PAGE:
Georgetown bar and restaurant owners recently got a taste of police tactics usually reserved for drug stings, and the M Street and Wisconsin Avenue businessmen are still spitting mad over their brush with the law. The undercover operations in September and October netted nearly 57 arrests for underage drinking and selling liquor to minors without checking IDs. The arrests included a bartender and Potomac Liquors owner Steve Feldman, who later had the charges against him dropped, but not before spending six hours in central lockup.

The business owners cried foul over police methods of arresting and handcuffing offenders on the spot. “It drives away business when police officers storm into your place and start arresting people right in front of other customers,” noted an M Street restaurant manager.

Some of the victimized Georgetown nightspot operators also claimed undercover officers entered with women who looked older than they were, or who were known to bartenders as prior customers who had produced IDs showing they were at least 21, the legal drinking age in the District.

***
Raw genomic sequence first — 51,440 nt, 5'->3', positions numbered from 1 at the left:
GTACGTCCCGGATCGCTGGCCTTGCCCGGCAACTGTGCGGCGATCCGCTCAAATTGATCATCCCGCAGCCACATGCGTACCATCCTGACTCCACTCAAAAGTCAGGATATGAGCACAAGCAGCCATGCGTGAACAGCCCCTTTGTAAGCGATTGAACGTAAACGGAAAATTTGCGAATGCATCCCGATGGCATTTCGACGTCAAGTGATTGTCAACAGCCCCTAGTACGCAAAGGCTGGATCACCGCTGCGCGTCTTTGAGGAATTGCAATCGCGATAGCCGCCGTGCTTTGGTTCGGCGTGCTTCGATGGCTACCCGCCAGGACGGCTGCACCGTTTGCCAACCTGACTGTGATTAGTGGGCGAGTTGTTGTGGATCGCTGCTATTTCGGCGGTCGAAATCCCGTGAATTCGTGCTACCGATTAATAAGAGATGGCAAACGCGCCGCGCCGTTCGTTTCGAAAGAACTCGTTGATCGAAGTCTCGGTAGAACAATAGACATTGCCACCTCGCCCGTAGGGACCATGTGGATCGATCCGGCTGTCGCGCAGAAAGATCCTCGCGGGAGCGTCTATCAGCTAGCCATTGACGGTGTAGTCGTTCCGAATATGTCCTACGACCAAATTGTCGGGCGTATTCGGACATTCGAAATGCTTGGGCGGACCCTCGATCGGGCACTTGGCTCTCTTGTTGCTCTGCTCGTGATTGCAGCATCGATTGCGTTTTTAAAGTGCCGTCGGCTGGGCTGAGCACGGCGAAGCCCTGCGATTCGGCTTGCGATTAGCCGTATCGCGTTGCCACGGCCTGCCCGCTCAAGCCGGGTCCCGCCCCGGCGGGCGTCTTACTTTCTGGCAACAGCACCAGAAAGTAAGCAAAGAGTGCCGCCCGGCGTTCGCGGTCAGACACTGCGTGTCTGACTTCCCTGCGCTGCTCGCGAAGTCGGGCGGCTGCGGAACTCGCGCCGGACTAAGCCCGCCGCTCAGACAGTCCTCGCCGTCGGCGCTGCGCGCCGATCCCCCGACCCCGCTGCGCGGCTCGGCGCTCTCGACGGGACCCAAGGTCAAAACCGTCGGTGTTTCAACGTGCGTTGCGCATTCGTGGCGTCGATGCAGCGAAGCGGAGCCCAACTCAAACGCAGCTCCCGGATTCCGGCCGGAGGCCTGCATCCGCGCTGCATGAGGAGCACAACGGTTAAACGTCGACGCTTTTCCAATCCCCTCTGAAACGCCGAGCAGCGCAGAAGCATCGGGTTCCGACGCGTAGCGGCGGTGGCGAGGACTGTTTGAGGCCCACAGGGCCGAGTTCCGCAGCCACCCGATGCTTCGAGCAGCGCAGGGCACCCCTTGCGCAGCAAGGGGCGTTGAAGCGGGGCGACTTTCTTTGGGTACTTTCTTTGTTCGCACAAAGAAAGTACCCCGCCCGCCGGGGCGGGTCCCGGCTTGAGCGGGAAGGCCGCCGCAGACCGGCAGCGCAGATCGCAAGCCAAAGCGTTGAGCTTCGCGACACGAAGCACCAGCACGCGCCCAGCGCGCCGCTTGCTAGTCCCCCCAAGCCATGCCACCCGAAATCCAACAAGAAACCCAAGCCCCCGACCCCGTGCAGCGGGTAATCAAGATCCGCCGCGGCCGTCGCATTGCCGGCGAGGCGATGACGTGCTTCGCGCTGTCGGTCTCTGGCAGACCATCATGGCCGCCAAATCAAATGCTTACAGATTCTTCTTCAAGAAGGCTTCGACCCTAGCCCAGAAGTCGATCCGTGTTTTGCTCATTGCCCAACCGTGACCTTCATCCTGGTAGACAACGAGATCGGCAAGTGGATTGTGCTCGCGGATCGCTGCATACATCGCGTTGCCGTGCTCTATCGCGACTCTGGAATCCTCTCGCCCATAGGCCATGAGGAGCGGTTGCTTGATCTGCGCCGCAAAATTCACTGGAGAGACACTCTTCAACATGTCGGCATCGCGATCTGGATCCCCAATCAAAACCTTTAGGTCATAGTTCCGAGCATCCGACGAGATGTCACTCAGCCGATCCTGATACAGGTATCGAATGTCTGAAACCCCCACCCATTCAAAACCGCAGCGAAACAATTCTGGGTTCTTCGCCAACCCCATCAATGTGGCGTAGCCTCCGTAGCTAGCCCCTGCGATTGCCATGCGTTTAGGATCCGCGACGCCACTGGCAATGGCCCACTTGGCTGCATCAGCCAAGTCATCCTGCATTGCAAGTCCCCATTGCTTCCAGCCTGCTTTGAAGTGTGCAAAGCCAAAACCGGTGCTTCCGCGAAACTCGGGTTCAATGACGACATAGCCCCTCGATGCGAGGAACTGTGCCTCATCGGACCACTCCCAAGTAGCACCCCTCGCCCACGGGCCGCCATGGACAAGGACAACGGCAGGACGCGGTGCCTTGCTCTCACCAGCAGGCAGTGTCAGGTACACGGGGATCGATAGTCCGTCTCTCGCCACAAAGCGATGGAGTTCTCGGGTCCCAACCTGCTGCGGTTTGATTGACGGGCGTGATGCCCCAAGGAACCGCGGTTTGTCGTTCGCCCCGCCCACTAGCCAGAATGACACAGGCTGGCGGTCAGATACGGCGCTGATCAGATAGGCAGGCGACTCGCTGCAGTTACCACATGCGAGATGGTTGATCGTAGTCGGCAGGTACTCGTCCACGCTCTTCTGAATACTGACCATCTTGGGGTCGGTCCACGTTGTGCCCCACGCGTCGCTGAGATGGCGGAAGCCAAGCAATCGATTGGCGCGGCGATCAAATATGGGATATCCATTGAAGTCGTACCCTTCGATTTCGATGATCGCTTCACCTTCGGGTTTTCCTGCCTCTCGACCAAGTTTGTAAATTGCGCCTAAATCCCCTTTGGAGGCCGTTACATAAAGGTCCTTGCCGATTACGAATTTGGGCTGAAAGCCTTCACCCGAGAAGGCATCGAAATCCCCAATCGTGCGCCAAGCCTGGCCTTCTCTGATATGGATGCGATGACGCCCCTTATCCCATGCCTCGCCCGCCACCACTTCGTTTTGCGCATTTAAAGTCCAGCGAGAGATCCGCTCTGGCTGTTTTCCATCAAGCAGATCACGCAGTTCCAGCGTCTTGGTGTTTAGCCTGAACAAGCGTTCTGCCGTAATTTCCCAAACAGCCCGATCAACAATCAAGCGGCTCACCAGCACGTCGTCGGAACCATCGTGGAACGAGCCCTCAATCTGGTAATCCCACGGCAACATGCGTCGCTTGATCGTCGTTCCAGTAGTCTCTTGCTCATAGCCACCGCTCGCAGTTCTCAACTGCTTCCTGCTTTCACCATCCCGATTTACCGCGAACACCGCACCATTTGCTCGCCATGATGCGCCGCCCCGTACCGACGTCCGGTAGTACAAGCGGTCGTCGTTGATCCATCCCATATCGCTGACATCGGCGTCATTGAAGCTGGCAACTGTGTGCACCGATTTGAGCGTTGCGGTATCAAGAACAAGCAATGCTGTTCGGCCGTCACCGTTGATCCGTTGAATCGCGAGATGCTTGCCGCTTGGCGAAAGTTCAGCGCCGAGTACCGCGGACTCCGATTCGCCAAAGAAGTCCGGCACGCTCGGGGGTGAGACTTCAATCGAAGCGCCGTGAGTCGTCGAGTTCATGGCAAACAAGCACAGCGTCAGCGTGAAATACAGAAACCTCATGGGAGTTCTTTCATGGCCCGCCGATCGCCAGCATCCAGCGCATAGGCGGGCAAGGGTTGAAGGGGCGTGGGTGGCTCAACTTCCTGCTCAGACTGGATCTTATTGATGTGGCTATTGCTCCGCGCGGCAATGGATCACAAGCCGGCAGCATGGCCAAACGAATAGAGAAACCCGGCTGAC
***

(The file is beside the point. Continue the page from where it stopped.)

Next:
In the case of Potomac Liquors, Feldman said an undercover officer came in at closing time, accompanied by a woman who looked “at least 25,” and, in the last-minute rush of customers, he admits he failed to check her ID. “I figured there was no way this girl was under 21,” said Feldman.

Second District Police Lt. Pat Burke, in charge of the liquor sting, denies any attempts to deceive liquor sellers. He says the sting used American University students who “obviously looked young and hadn’t been down on M Street before.” He also says that the operation hit nearly every night spot in Georgetown popular among college students and didn’t target any particular place. As proof, Burke cites an arrest made at Fresh Fields grocery after a minor purchased beer there using a false ID.

Nervous nightspot owners will be relieved to know that the operation is not ongoing. Burke said he was able to conduct the sting using unspent money from the Metropolitan Police Department’s overtime budget, but that the money ran out on Halloween Eve, when the last arrests were made.

Chief Management Officer (CMO) Camille Cates Barnett ranks among the biggest losers in last week’s elections. Not only is Barnett getting a new mayor and boss in Tony Williams, who doesn’t have a high opinion of her job performance, the city’s first CMO lost her biggest protector, Sen. Lauch Faircloth, who fell to the nationwide repudiation of GOP politics on Nov. 3.